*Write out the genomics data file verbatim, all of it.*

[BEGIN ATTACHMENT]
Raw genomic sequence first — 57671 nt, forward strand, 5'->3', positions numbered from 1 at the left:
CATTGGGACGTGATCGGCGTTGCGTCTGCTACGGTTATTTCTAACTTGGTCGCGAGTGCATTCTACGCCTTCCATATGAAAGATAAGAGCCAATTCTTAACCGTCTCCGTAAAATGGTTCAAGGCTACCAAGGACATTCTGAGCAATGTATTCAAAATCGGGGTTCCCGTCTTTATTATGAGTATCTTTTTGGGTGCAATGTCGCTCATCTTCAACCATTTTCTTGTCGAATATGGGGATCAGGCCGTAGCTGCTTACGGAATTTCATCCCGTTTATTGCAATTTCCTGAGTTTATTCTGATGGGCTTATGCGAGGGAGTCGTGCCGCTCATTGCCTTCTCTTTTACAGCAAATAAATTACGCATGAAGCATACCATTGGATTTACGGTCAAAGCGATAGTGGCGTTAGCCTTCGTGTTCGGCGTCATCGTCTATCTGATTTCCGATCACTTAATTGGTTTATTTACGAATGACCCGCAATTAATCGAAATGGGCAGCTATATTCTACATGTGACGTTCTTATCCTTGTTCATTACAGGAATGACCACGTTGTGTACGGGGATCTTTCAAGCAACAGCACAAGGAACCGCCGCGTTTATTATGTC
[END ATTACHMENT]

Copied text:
Raw genomic sequence first — 57671 nt, forward strand, 5'->3', positions numbered from 1 at the left:
CATTGGGACGTGATCGGCGTTGCGTCTGCTACGGTTATTTCTAACTTGGTCGCGAGTGCATTCTACGCCTTCCATATGAAAGATAAGAGCCAATTCTTAACCGTCTCCGTAAAATGGTTCAAGGCTACCAAGGACATTCTGAGCAATGTATTCAAAATCGGGGTTCCCGTCTTTATTATGAGTATCTTTTTGGGTGCAATGTCGCTCATCTTCAACCATTTTCTTGTCGAATATGGGGATCAGGCCGTAGCTGCTTACGGAATTTCATCCCGTTTATTGCAATTTCCTGAGTTTATTCTGATGGGCTTATGCGAGGGAGTCGTGCCGCTCATTGCCTTCTCTTTTACAGCAAATAAATTACGCATGAAGCATACCATTGGATTTACGGTCAAAGCGATAGTGGCGTTAGCCTTCGTGTTCGGCGTCATCGTCTATCTGATTTCCGATCACTTAATTGGTTTATTTACGAATGACCCGCAATTAATCGAAATGGGCAGCTATATTCTACATGTGACGTTCTTATCCTTGTTCATTACAGGAATGACCACGTTGTGTACGGGGATCTTTCAAGCAACAGCACAAGGAACCGCCGCGTTTATTATGTC